Release Date: January 11, 2007
Three-part exhibition at Kennesaw State University tells lost stories of the Holocaust and WWII
Contact: Frances Weyand, Director of University Relations, 770-423-6203 or email@example.com
KENNESAW, Ga. (Jan. 18, 2007) — A new three-part Holocaust exhibition showcasing untold stories of World War II and the Holocaust will be unveiled at Kennesaw State University at a grand opening ceremony Jan. 18. The opening event is from 5:30-8:30 p.m. at the KSU Center (3333 Busbee Drive NW, Kennesaw, Ga. 30144). It will include docent-led tours, a survivor book signing, guest survivor speakers, a short video and a performance of “Children of the Wire Fence,” an original play based on the stories depicted in the exhibitions. These three premiere displays have been combined to create a never-before-seen exhibition, which will be free and open to the public beginning Jan. 22.
The entrance to the exhibition features “The Butterfly Project,” a nationwide effort sponsored by the Holocaust Museum Houston to collect 1.5 million handcrafted butterflies to represent each child victim of the Holocaust. The local component of the project was curated by Natasha Lovelace and Charlotte Collins, both assistant professors of art at Kennesaw State University. The butterfly display will lead into “Parallel Journeys: World War II and the Holocaust through the Eyes of Teens,” created by the KSU Holocaust Education Program in partnership with the Atlanta History Center and funded by the KSU Foundation and the university. The Anti-Defamation League and United States Holocaust Memorial Museum have also been instrumental in helping KSU complete the research for the exhibit. The exhibit was curated by a team led by Catherine Lewis, associate professor of history at KSU. Programs related to the exhibits are funded by the Marcus Foundation.
Panels from the Atlanta History Center’s “V for Victory: Georgia Remembers World War II” exhibit will be on display outside the “Parallel Journeys” space in the KSU Center. All three exhibits interlace together to paint a rarely seen picture of life on the frontlines and the home front from the perspective of those who endured the war firsthand.
“The partnership between Kennesaw State and the Atlanta History Center is exciting and has resulted in an important exhibition that will help students and the public understand this significant moment in world history and what it means for us today,” stated KSU President Daniel S. Papp.
Individuals with Atlanta connections are featured in the “Parallel Journeys” exhibition, including Eugen Schoenfeld, William A. Scott III, Alan Davies, Murray Lynn and Mathilda Stein. Profiles of well-known teens, not all of whom were heroic, are also a main focus of the exhibition. Elie Wiesel (Auschwitz survivor and Nobel Peace Prize winner), members of the resistance group the White Rose and Traudl Junge (Adolf Hitler’s secretary) will be included. Lesser-known teens who survived the concentration camps, hid from the Nazis, led rescue efforts, served as soldiers, remained on the home front or aided individuals who were targets of Nazi oppression will finally have their stories told.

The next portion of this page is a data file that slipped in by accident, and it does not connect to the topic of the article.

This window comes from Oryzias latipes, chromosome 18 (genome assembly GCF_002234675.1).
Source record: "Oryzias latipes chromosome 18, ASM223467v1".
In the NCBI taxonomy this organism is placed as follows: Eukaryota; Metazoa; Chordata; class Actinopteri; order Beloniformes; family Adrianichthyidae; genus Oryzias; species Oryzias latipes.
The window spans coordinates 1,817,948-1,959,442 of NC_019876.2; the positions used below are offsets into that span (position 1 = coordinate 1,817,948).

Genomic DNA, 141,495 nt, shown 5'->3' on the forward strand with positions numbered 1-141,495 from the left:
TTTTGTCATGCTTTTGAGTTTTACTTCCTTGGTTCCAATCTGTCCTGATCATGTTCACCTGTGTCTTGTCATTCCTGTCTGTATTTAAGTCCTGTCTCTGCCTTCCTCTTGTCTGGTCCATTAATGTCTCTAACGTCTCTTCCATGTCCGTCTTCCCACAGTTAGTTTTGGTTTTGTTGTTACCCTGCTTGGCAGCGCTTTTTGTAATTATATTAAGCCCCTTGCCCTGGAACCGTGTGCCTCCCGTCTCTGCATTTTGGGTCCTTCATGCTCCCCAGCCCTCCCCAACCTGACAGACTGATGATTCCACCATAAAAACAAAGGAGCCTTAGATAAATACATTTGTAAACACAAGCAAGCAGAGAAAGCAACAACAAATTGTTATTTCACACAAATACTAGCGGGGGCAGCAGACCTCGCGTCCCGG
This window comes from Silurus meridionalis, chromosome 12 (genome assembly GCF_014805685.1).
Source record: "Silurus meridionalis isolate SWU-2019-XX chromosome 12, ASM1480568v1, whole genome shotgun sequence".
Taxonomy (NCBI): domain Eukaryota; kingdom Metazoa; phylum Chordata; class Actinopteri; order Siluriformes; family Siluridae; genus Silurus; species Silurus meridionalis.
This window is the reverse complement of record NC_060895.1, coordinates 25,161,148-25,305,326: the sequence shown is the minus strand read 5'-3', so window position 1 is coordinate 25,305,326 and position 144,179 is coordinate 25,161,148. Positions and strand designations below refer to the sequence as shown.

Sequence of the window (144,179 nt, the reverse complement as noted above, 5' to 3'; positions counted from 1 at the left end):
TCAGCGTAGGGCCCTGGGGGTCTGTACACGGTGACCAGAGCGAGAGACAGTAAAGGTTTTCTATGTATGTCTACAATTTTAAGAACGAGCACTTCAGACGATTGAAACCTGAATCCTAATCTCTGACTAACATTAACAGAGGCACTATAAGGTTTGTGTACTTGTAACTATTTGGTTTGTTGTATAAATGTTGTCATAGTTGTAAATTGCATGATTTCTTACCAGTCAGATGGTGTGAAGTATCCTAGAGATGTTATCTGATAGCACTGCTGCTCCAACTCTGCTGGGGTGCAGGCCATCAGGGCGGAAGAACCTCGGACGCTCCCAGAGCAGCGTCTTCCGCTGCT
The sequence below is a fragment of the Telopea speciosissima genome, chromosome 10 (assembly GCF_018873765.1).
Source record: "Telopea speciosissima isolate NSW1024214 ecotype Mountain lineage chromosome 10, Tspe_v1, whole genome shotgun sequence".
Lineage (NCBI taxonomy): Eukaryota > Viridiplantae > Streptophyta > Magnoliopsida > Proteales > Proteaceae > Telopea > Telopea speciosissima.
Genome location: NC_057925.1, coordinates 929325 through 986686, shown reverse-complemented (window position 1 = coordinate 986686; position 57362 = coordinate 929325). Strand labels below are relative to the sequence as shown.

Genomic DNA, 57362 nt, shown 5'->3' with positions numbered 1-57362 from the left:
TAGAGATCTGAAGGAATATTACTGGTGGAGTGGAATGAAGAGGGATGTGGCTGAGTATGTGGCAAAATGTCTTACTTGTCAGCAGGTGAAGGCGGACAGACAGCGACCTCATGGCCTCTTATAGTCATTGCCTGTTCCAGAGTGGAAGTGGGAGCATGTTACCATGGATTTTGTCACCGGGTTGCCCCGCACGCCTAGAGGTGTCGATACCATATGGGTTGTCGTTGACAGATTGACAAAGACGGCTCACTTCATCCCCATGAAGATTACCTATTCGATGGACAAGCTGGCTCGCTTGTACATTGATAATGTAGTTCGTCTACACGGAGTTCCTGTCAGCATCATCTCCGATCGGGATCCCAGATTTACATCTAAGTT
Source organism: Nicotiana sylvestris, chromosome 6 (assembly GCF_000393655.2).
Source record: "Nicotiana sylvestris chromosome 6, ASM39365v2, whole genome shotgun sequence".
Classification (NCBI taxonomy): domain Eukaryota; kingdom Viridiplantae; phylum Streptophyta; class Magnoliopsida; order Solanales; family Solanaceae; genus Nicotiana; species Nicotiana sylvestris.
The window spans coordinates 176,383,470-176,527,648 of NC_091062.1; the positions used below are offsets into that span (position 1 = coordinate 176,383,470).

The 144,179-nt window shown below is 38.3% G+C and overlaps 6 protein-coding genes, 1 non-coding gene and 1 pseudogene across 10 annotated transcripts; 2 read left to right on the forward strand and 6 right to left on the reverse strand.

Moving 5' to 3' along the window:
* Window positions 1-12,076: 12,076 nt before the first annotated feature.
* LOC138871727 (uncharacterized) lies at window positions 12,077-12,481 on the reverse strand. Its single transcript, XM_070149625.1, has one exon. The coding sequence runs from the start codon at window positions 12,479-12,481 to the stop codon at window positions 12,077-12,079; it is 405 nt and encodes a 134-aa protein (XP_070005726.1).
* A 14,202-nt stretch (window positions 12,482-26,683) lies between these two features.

The new exhibition, which replaces “Anne Frank in the World,” is expected to be a popular attraction for student field trips from schools across the state. More than 12,000 students from counties throughout the state visited the Anne Frank exhibit, which opened in 2003 and even more students are expected to visit the “Parallel Journeys” exhibition, which will be on display for a minimum of three years. Group tours for the public will be available beginning in February. For more information or to volunteer, contact 678-797-2083 or visit www.kennesaw.edu/paralleljourneys.
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Kennesaw State University is a comprehensive, residential institution with a growing student population exceeding 20,000 from 132 countries. The third largest state university out of 35 institutions in the University System of Georgia, KSU offers more than 55 undergraduate and graduate degree programs.
The KSU College of the Arts is one of only four Georgia institutions to have achieved full national accreditation for all of its arts programs.